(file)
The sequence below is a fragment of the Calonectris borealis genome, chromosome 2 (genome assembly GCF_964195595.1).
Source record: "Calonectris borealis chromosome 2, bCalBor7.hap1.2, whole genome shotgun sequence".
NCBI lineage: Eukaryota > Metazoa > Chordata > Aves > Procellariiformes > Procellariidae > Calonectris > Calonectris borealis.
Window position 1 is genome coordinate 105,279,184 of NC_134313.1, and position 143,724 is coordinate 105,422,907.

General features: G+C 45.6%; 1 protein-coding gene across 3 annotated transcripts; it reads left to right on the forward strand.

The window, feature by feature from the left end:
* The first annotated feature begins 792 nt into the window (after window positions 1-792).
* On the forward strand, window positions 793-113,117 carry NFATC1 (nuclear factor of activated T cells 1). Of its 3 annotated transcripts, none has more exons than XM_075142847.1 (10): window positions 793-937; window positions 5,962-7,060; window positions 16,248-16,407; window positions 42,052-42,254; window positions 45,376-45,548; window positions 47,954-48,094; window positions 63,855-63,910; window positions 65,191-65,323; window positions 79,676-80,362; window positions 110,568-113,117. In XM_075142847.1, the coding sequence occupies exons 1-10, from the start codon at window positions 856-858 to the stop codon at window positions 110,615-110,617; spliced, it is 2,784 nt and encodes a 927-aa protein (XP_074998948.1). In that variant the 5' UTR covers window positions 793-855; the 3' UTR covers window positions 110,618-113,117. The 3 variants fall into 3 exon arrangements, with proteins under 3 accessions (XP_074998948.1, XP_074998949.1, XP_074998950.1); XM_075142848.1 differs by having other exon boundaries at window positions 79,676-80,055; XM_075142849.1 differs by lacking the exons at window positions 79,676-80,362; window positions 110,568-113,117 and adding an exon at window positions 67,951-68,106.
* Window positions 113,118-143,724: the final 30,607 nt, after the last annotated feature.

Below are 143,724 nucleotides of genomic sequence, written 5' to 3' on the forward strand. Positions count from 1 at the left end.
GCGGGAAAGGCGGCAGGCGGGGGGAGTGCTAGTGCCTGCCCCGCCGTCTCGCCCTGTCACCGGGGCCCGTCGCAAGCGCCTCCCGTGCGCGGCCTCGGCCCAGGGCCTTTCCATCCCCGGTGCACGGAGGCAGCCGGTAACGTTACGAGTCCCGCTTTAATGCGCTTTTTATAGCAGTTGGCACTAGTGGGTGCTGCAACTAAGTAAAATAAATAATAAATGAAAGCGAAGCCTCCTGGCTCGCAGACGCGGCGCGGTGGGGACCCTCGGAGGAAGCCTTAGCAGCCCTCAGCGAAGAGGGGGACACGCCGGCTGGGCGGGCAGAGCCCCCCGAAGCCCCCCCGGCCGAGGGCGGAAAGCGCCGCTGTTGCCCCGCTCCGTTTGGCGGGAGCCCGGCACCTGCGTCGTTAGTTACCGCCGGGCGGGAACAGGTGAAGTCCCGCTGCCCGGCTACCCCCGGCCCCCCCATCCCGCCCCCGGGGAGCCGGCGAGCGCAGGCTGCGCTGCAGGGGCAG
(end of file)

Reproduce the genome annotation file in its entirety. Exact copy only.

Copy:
The sequence below is a fragment of the Calonectris borealis genome, chromosome 2 (genome assembly GCF_964195595.1).
Source record: "Calonectris borealis chromosome 2, bCalBor7.hap1.2, whole genome shotgun sequence".
NCBI lineage: Eukaryota > Metazoa > Chordata > Aves > Procellariiformes > Procellariidae > Calonectris > Calonectris borealis.
Window position 1 is genome coordinate 105,279,184 of NC_134313.1, and position 143,724 is coordinate 105,422,907.

General features: G+C 45.6%; 1 protein-coding gene across 3 annotated transcripts; it reads left to right on the forward strand.

The window, feature by feature from the left end:
* The first annotated feature begins 792 nt into the window (after window positions 1-792).
* On the forward strand, window positions 793-113,117 carry NFATC1 (nuclear factor of activated T cells 1). Of its 3 annotated transcripts, none has more exons than XM_075142847.1 (10): window positions 793-937; window positions 5,962-7,060; window positions 16,248-16,407; window positions 42,052-42,254; window positions 45,376-45,548; window positions 47,954-48,094; window positions 63,855-63,910; window positions 65,191-65,323; window positions 79,676-80,362; window positions 110,568-113,117. In XM_075142847.1, the coding sequence occupies exons 1-10, from the start codon at window positions 856-858 to the stop codon at window positions 110,615-110,617; spliced, it is 2,784 nt and encodes a 927-aa protein (XP_074998948.1). In that variant the 5' UTR covers window positions 793-855; the 3' UTR covers window positions 110,618-113,117. The 3 variants fall into 3 exon arrangements, with proteins under 3 accessions (XP_074998948.1, XP_074998949.1, XP_074998950.1); XM_075142848.1 differs by having other exon boundaries at window positions 79,676-80,055; XM_075142849.1 differs by lacking the exons at window positions 79,676-80,362; window positions 110,568-113,117 and adding an exon at window positions 67,951-68,106.
* Window positions 113,118-143,724: the final 30,607 nt, after the last annotated feature.

Below are 143,724 nucleotides of genomic sequence, written 5' to 3' on the forward strand. Positions count from 1 at the left end.
GCGGGAAAGGCGGCAGGCGGGGGGAGTGCTAGTGCCTGCCCCGCCGTCTCGCCCTGTCACCGGGGCCCGTCGCAAGCGCCTCCCGTGCGCGGCCTCGGCCCAGGGCCTTTCCATCCCCGGTGCACGGAGGCAGCCGGTAACGTTACGAGTCCCGCTTTAATGCGCTTTTTATAGCAGTTGGCACTAGTGGGTGCTGCAACTAAGTAAAATAAATAATAAATGAAAGCGAAGCCTCCTGGCTCGCAGACGCGGCGCGGTGGGGACCCTCGGAGGAAGCCTTAGCAGCCCTCAGCGAAGAGGGGGACACGCCGGCTGGGCGGGCAGAGCCCCCCGAAGCCCCCCCGGCCGAGGGCGGAAAGCGCCGCTGTTGCCCCGCTCCGTTTGGCGGGAGCCCGGCACCTGCGTCGTTAGTTACCGCCGGGCGGGAACAGGTGAAGTCCCGCTGCCCGGCTACCCCCGGCCCCCCCATCCCGCCCCCGGGGAGCCGGCGAGCGCAGGCTGCGCTGCAGGGGCAG